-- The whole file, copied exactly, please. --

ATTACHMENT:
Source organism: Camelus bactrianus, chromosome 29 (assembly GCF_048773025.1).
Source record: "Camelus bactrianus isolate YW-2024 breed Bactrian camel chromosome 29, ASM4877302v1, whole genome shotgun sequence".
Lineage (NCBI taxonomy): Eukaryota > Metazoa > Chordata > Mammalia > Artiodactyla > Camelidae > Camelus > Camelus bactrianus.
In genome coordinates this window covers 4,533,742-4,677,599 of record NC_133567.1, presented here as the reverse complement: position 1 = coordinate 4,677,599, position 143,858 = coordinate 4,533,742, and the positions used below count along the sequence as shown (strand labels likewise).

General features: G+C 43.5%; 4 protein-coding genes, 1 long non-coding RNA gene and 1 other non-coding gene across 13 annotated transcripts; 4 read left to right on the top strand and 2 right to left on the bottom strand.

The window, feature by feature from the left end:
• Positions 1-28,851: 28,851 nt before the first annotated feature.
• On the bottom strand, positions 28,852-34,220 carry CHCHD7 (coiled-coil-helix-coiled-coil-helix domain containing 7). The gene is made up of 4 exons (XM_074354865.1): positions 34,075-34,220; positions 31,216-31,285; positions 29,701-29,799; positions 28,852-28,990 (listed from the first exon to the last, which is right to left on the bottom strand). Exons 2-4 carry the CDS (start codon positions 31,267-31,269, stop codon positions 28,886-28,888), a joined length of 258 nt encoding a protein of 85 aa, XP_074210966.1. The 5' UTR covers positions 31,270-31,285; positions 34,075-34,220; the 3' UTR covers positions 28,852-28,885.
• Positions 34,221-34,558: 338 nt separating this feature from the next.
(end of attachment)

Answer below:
Source organism: Camelus bactrianus, chromosome 29 (assembly GCF_048773025.1).
Source record: "Camelus bactrianus isolate YW-2024 breed Bactrian camel chromosome 29, ASM4877302v1, whole genome shotgun sequence".
Lineage (NCBI taxonomy): Eukaryota > Metazoa > Chordata > Mammalia > Artiodactyla > Camelidae > Camelus > Camelus bactrianus.
In genome coordinates this window covers 4,533,742-4,677,599 of record NC_133567.1, presented here as the reverse complement: position 1 = coordinate 4,677,599, position 143,858 = coordinate 4,533,742, and the positions used below count along the sequence as shown (strand labels likewise).

General features: G+C 43.5%; 4 protein-coding genes, 1 long non-coding RNA gene and 1 other non-coding gene across 13 annotated transcripts; 4 read left to right on the top strand and 2 right to left on the bottom strand.

The window, feature by feature from the left end:
• Positions 1-28,851: 28,851 nt before the first annotated feature.
• On the bottom strand, positions 28,852-34,220 carry CHCHD7 (coiled-coil-helix-coiled-coil-helix domain containing 7). The gene is made up of 4 exons (XM_074354865.1): positions 34,075-34,220; positions 31,216-31,285; positions 29,701-29,799; positions 28,852-28,990 (listed from the first exon to the last, which is right to left on the bottom strand). Exons 2-4 carry the CDS (start codon positions 31,267-31,269, stop codon positions 28,886-28,888), a joined length of 258 nt encoding a protein of 85 aa, XP_074210966.1. The 5' UTR covers positions 31,270-31,285; positions 34,075-34,220; the 3' UTR covers positions 28,852-28,885.
• Positions 34,221-34,558: 338 nt separating this feature from the next.